Is It True That You Are Never Too Old To Learn To Play The Piano? September 15, 2010
Piano teachers know that you are never too old to learn to play the piano. Adults ask them about taking lessons all the time. It is often one of the most frequent questions asked of any piano teacher. Adults either want to complete lessons begun when they were children, or they want to start lessons because they never could. There is something magical about playing the piano that makes it a secret dream of lots of people. Here is what piano teachers will tell you about it.
You actually may start piano lessons at any age. Teachers often disagree about the best ages to start, but most will agree that an average starting age may be around 6 years old. The reason? This is when you start to read and write, and learning to read piano music is simply another language. You can learn to read and write your own language and music all together at the same time. And, the coordination it takes to navigate over piano keys starts to form around that time.
Potential private piano students are those who are learning to read and write or who already have those skills. Why? Because music is simply another language. Learning to read and write it is a very similar process to acquiring a new language. Older students can often apply their language learning skills to learning music. This widens the acceptable starting ages for pianists to as young as 2 or 3 to as old as 11 to 75. The point is that you can start at almost any age.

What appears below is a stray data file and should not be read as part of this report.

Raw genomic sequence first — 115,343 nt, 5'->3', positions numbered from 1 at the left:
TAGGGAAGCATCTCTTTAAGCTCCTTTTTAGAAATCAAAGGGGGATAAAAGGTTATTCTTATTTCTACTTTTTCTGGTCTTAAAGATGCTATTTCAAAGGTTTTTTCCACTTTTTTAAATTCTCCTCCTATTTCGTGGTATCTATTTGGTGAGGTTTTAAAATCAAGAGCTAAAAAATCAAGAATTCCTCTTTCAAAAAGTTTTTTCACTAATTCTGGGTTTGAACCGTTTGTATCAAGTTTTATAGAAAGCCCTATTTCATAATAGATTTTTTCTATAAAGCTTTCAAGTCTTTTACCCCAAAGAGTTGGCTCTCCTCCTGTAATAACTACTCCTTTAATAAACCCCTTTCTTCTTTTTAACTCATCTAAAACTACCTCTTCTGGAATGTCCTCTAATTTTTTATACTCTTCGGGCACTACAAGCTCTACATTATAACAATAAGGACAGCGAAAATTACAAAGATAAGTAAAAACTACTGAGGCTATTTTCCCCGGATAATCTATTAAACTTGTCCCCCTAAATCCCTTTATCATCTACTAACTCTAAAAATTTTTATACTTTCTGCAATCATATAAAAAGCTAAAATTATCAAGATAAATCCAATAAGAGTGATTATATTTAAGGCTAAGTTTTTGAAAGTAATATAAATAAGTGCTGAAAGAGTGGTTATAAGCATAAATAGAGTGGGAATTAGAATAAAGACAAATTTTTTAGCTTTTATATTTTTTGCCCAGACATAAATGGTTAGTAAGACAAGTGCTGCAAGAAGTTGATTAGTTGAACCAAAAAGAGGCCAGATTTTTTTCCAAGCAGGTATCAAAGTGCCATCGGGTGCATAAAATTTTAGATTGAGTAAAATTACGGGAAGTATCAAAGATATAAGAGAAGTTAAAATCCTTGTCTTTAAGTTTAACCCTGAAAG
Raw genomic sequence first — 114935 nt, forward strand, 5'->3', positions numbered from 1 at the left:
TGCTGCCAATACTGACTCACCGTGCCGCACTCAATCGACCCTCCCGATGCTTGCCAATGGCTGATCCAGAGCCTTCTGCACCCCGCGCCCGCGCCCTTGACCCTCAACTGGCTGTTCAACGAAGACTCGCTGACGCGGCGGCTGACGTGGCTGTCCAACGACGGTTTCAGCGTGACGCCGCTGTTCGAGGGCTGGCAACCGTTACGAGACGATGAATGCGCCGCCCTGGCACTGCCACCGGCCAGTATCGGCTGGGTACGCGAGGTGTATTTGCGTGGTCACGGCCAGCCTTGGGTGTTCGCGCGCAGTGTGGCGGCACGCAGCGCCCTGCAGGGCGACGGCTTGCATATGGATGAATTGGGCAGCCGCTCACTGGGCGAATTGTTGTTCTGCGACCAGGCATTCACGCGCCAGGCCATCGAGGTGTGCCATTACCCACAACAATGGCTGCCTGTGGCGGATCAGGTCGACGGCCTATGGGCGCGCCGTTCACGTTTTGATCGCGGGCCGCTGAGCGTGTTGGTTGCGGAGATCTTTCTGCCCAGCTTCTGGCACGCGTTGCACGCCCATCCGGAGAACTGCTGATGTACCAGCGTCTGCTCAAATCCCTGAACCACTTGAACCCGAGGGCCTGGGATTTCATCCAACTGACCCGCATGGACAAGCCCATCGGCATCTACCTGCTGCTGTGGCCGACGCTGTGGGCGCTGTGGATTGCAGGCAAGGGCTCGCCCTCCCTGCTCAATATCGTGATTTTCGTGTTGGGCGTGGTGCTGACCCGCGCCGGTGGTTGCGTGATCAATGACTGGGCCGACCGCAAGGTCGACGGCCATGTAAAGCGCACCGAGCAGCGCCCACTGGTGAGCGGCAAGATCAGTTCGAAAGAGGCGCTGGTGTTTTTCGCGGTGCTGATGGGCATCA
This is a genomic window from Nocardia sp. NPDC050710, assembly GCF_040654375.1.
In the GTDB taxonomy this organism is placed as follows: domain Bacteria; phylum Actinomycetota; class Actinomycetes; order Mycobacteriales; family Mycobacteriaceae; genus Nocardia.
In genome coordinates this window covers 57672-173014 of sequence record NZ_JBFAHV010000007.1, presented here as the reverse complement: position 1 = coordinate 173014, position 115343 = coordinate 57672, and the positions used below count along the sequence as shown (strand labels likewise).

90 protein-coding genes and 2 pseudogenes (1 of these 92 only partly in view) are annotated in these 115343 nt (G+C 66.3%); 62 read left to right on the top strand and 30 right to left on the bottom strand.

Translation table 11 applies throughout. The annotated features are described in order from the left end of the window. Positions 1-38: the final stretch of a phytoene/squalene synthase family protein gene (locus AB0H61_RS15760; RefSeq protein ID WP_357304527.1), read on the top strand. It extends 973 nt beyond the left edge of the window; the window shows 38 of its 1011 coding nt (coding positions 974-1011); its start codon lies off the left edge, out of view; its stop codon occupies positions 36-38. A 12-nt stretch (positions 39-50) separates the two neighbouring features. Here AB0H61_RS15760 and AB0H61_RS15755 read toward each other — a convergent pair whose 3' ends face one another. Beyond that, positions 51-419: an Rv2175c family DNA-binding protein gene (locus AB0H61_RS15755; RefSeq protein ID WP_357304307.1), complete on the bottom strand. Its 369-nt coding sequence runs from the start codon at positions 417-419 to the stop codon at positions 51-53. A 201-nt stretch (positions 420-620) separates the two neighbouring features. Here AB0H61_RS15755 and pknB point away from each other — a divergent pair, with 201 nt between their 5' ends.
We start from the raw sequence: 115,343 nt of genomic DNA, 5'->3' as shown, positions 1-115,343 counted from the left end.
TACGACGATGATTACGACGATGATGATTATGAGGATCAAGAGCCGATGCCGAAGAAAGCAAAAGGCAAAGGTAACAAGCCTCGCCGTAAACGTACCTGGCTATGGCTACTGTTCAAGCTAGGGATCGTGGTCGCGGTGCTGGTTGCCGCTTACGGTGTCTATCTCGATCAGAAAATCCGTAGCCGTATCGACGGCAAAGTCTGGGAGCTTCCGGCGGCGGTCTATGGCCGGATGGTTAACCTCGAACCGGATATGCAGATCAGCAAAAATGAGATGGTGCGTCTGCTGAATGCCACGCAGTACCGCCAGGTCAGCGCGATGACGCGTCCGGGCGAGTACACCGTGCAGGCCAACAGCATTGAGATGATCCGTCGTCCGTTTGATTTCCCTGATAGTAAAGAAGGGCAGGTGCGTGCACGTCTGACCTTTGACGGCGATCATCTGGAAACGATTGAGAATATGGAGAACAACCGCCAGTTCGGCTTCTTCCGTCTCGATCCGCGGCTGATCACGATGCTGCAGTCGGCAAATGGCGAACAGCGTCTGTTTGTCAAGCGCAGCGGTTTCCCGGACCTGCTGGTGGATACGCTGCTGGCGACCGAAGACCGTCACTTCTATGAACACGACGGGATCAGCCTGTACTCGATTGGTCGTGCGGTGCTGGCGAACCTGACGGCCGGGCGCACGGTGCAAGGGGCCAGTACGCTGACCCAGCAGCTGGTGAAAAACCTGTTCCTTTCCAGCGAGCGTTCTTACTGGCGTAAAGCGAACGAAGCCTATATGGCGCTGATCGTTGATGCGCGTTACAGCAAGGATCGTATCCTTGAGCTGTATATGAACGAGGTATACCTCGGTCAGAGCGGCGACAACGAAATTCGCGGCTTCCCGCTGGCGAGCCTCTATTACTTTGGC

The frustration that adults feel when they practice piano is that their intellectual abilities are in stark contrast to their physical ones. Adult fingers can feel very clumsy when starting out on the keys. Adults simply need to be patient with themselves when developing their piano technique. Lots of slow and steady practice is important, but most adults master their fingers well enough to enjoy playing favorite tunes.
For older grade students and adults, finding time to practice is one of the biggest challenges. School and work obligations frequently take up much of the weekly schedule, making it difficult to keep up with lesson assignments. But motivation to acquire piano technique and play piano pieces can help learners to work around schedule problems.
Helping an older student learn can be as easy as modeling good time management habits. Setting up an area to store piano music, theory workbooks, manuscript paper, pencils and erasers, and a lesson assignment notebook are the first step. Make sure your piano has good light so eyes do not become strained. Try different practice times over the course of one week, and choose what works best for everyone in the family. Stick to the routine until it becomes normal.
Scheduling practice time is essential. Many older students actually block out regular times in their appointment calendars to make certain that nothing else interferes. Develop a routine that works and stick to it.
Desiring to take up lessons can surface when your children or grandchildren start their studies. This can be a springboard to creating shared learning experiences that last a lifetime. It really is true that you are never too old to learn to play the piano.
Merriam School Of Music 75-3175 Rutherford Rd, Vaughan, ON L4K 5Y6 (905) 829-4489 http://www.merriammusic.com/ Music school and piano store in the Greater Toronto Area. Offers piano lessons for children and adults. Also sells instruments, music and related products. Visit our Vaughan location!